Dundrum press

Having already mocked the Irish Literary Revival on the tower's parapet ("A new art colour for our Irish poets: snotgreen. You can almost taste it, can't you?"), Mulligan again swivels his wit that way as he serves breakfast in the room below: "— That's folk, he said very earnestly, for your book, Haines. Five lines of text and ten pages of notes about the folk and the fishgods of Dundrum. Printed by the weird sisters in the year of the big wind." His target here is the cultivation of Irish “folk” identity: ancient legends, myths, customs, and spiritual beliefs that were being studied and imitated by scholars and writers from the 1880s onward. His sarcasm is directed particularly at the greatest of the Revival writers, William Butler Yeats, from whose Fergus song he has just been quoting.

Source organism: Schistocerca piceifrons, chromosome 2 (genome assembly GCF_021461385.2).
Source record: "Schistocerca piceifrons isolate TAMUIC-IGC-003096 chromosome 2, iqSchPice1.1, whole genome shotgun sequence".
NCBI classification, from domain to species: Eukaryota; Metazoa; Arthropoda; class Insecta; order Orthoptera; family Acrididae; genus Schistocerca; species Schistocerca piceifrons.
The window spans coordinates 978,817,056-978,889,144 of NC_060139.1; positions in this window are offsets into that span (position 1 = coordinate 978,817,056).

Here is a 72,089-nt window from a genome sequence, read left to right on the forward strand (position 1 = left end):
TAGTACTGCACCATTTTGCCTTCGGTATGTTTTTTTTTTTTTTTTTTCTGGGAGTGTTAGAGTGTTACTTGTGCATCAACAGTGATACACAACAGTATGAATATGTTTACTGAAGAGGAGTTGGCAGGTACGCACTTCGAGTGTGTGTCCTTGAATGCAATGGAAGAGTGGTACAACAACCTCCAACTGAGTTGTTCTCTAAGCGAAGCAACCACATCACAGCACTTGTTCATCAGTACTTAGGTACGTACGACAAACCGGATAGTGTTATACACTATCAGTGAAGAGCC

John Hunt 2011

William Butler Years, Fairy and Folk Tales of the Irish Peasantry. Source: alexandrianhouse.com.

The Dun Emer press in action, 1903: Elizabeth Corbett Yeats at the press, Beatrice Cassidy also standing (setting type?) and Esther Ryan correcting copy. Source: www.pitt.edu.

Colophon to In The Seven Woods. Source: privatelibrary.typepad.com.